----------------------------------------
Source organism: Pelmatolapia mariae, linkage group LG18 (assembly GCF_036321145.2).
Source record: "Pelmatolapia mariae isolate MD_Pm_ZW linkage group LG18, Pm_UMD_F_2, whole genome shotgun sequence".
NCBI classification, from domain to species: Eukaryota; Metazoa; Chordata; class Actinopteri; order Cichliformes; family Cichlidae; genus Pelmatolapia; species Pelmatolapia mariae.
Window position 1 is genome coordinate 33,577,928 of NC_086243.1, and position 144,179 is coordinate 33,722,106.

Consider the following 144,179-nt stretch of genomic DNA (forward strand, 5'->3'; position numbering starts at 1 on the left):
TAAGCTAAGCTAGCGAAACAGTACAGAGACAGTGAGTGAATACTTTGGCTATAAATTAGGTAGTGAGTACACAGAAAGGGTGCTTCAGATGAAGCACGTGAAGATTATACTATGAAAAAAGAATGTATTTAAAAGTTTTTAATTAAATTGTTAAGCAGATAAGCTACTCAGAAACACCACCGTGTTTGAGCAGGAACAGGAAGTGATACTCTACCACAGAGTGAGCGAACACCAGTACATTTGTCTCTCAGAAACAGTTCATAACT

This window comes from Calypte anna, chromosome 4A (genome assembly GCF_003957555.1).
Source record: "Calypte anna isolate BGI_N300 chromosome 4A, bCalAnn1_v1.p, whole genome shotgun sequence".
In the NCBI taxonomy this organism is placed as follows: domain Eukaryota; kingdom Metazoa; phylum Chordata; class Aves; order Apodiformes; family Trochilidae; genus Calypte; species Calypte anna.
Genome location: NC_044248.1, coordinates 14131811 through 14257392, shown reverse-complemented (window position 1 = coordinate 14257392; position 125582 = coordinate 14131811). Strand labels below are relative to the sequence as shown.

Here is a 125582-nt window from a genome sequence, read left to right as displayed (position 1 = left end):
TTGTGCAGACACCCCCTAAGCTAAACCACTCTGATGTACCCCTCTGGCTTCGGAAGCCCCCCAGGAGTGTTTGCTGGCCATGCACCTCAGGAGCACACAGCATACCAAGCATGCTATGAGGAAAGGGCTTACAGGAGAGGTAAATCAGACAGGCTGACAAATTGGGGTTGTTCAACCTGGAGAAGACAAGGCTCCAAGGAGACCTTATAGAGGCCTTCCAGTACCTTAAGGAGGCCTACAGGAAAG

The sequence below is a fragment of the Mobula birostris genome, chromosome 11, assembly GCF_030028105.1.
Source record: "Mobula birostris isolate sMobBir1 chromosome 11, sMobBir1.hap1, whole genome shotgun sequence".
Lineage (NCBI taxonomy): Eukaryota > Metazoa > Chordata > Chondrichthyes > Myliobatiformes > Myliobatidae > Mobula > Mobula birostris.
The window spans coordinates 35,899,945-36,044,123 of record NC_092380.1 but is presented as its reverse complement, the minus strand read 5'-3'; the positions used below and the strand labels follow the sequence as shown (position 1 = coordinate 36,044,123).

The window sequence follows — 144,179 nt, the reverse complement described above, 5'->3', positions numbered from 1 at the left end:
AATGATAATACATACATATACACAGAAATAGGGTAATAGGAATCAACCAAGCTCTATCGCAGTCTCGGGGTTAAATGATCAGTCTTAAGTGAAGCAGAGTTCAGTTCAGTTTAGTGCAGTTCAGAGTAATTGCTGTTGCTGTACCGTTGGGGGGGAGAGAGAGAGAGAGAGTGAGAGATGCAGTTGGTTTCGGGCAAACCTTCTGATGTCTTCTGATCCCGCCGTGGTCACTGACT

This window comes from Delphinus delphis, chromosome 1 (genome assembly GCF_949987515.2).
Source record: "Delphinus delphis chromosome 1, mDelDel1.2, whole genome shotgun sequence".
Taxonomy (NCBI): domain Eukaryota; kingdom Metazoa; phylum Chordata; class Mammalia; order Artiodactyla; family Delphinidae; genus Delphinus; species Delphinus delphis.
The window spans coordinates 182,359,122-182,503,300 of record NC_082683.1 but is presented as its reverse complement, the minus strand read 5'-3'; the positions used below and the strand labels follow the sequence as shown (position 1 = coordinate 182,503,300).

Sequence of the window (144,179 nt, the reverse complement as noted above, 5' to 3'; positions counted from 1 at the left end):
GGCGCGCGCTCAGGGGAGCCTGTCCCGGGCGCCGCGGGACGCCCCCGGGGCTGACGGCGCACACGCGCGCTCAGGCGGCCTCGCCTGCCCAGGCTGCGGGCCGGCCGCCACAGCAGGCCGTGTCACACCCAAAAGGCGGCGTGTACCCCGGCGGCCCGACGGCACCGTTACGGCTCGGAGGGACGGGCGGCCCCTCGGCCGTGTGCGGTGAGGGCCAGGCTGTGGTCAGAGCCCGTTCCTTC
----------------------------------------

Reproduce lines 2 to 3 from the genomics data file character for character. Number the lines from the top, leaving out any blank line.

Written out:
Source record: "Pelmatolapia mariae isolate MD_Pm_ZW linkage group LG18, Pm_UMD_F_2, whole genome shotgun sequence".
NCBI classification, from domain to species: Eukaryota; Metazoa; Chordata; class Actinopteri; order Cichliformes; family Cichlidae; genus Pelmatolapia; species Pelmatolapia mariae.